I’m not sure why the slides are repeating themselves. I’m really sorry about that, guys. My bad. What you can do when you’re dealing with Firespring is actually have a website in as little as 10 days, which is kind of cool. It’s because we are a software as a service platform, meaning it is a customizable website, not a custom website. So, you sign on and we can help you pick the right plan for you, which you can see here and then customize the website to your liking.

Really, the technology represents about $50,000 worth of tools but you don’t have to pay that to have it built custom for you and you can pay a low monthly—get all the tools that a nonprofit needs and then reach out to our team to help you and train you. I like to think of Firespring as being turnover proof. So, your whole team could literally disappear. You have a website with Firespring, the next team members come in. They call us. We get you in, get you trained, and we move you forward. That’s the nice kind of piece of security. You can do it yourself.

We also have all of these additional services. I will say the top one people typically use is for us to help migrate the content because that seems to be the biggest barrier to a new website. So, what we wanted to do for our friends at Bloomerang and your community is offer the first ten who sign up from this webinar 15% off on professional services.

So, you can get in touch through the survey at the end and let us know if you’d like to chat or you can actually just open up a browser right now and go to Firespring.org/demo, fill out a really small form and someone from our team will be in touch. Let us know you heard me on Bloomerang today. If you enjoyed this webinar, we hope that you’ll keep learning with us and that we’ll see you online at a new webinar. You can check out the public lineup at Firespring.org/webinars.

We’re always adding new things. We’d love to connect with you again in that way. I know Steven would love to get your feedback and Firespring cares about it as well. So, there’s a survey at the end, if you don’t mind filling it out, that would be really appreciated. I think it takes just 20 seconds, but it’s great to hear what you thought of the content. With that, I’d love to invite Steven back on for a few questions if there are any. Steven, are you there?

Steven: All right. Man, I know that was going to be a good one. That was awesome, Dana. Really good stuff. That’s a new presentation. I knew this one was going to be good when I picked that out of your list of ideas. I knew it was going to be good. Well, cool. We’ve got some time for questions. I know it’s getting close to the 2:00 hour, so I won’t keep people too long, but Dana, is it fair to say you’ll take questions by email or Twitter? Can people get ahold of you after? Is that cool?

Dana: Yeah. On this screen here, you’ve got my handle and also, if you email hello@firespring, we’ll get you totally taken care of.

Steven: Nice. I love Firespring, by the way. They are the only website vendor that we recommend at Bloomerang because they do really awesome work and obviously, they’ve got smart people there like Dana. You should work with them. That’s my little spiel on Firespring too. Okay. So, we’ve got some cool questions here, one from Julia. Engagement during the event from attendees—is that as simple of making sure you create a hashtag of the event and including it in the pre-event communications? What ideas do you have for encouraging event attendees to kind of be talking about the event while they’re there?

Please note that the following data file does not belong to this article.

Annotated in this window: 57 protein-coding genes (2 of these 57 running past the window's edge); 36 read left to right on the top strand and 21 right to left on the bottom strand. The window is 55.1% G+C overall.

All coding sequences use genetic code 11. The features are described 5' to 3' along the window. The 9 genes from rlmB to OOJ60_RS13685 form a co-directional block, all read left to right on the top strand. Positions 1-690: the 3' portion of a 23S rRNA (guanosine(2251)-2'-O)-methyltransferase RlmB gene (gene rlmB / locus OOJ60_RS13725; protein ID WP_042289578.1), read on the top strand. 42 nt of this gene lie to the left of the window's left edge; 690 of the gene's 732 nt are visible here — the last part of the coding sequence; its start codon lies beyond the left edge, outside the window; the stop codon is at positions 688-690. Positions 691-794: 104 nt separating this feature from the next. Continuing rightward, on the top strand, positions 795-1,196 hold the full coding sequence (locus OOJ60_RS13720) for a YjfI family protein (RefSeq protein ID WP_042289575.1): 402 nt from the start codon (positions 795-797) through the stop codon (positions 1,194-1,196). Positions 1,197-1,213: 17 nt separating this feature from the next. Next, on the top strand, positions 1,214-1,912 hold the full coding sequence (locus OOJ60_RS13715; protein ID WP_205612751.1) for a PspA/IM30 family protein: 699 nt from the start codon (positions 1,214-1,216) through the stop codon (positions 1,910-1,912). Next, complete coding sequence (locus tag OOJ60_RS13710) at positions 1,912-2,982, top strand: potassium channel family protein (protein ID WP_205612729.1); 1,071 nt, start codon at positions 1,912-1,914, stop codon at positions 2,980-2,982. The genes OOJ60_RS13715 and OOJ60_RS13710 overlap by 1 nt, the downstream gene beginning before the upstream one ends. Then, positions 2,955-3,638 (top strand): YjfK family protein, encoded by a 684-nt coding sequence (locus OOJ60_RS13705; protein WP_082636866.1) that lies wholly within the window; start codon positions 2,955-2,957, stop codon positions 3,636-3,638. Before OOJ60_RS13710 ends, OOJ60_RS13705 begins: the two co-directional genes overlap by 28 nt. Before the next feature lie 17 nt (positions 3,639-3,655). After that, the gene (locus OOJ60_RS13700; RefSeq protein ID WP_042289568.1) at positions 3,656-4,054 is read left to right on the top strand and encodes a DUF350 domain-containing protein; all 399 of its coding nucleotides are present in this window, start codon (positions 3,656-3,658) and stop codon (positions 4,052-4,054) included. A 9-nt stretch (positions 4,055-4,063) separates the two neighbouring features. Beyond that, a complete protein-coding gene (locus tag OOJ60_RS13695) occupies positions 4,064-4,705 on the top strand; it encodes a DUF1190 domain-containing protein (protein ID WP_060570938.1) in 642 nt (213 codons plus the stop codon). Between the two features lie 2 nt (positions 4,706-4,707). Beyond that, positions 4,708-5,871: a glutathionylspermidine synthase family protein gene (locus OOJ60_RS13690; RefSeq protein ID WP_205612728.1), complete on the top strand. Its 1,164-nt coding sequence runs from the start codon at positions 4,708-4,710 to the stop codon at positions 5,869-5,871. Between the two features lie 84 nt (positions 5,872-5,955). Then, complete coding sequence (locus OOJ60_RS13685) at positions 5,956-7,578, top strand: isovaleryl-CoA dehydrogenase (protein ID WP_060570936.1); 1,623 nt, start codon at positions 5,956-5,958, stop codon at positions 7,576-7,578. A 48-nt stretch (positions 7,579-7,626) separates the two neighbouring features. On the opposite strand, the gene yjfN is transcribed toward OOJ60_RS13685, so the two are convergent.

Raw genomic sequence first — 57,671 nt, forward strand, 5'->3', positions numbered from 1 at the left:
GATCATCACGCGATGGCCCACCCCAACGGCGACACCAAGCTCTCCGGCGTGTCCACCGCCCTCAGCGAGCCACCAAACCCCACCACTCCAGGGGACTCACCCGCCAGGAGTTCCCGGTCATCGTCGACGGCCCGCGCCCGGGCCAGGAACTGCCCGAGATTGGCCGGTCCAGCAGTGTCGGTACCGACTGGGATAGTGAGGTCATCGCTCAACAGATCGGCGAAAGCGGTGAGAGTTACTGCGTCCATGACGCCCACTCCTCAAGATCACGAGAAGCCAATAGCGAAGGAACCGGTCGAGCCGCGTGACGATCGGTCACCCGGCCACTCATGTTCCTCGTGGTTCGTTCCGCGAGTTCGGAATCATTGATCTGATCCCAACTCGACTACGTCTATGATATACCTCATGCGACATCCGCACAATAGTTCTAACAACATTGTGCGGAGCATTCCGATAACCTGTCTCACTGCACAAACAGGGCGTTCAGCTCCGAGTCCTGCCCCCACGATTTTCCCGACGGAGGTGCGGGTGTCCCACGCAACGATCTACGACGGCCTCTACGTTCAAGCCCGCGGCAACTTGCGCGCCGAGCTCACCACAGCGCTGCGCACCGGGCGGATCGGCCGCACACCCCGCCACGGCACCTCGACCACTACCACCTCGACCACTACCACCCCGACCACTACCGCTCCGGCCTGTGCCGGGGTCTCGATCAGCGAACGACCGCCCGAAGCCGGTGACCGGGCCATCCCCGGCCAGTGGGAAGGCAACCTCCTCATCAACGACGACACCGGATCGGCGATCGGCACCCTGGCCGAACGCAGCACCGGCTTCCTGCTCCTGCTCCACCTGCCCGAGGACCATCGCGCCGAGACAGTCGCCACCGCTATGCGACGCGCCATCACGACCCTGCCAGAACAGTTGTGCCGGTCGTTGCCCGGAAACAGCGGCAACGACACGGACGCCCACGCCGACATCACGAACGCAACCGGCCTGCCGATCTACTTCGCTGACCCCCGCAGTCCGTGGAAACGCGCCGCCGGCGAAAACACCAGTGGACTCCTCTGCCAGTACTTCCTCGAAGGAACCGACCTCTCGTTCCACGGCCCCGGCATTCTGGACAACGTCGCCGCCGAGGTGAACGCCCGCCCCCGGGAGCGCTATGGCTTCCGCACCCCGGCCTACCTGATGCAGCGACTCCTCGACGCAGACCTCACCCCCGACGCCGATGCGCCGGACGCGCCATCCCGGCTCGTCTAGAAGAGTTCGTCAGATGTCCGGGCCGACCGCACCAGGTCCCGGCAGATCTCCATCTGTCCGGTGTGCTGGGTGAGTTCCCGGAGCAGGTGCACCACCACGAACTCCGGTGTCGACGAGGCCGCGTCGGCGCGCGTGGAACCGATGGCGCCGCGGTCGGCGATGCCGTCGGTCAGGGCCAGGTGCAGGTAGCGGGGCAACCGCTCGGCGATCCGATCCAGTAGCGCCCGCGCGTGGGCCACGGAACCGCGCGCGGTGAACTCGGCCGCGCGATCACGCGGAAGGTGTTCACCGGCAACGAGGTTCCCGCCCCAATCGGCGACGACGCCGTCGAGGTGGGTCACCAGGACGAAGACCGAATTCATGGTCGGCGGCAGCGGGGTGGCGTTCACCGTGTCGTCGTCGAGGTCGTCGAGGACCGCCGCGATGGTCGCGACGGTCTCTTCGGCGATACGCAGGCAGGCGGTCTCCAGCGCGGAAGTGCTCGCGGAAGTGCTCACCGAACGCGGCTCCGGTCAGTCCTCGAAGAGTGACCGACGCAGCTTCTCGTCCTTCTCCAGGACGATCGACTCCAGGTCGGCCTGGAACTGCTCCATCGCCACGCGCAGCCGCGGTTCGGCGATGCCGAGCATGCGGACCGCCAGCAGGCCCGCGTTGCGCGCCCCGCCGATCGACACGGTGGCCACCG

Dana: Sure. So, definitely, you want to have that hashtag. You want to make sure you’re using a mix of digital and non-digital tools to be engaging them. So, if you have an MC, you can have the MC even have a moment where you say everyone take out your phone and take a selfie and post it to Facebook and say something about the great time you’re having here and use the hashtag. Then you would automatically get a ton of really awesome content to collect.

I would also recommend with any collateral the you have on the table, whether it’s digital in the form of iPads or actual physical collateral or posters you have around the room or even I think it’s fun to post things on the inside of bathroom stalls because we know everyone is on their phone in the bathroom and they’re bored.

Steven: That’s true.

Dana: It gives them something to do. There’s a lot of cool things, but definitely the hashtag helps keep a branding element. It helps you find the content. I think people have to be prompted. If you wanted to have some sort of engagement around donations during the event, again, there’s various things you can do. So, when you make everyone bring their phone out together, you’re creating a little bit of subtle social pressure.

You could also drop an email. So, you can use third-party email systems and time it and then the email drops and people don’t have to be typing in a URL and you just have your MC say, “We just sent you a special email. Go open up your email right now and click on that link and maybe you’re going to do some sort of contest for everybody who donates within this particular period of time, which by the way, you could have people who are not in attendance also participate and, again, try and create that like virtual doors opening, but those are some great ways to get people to get involved.

Steven: It makes sense. It really just comes down to asking, right? People aren’t going to post about you if you don’t ask them or very few will, I guess, if you don’t ask them, so ask them.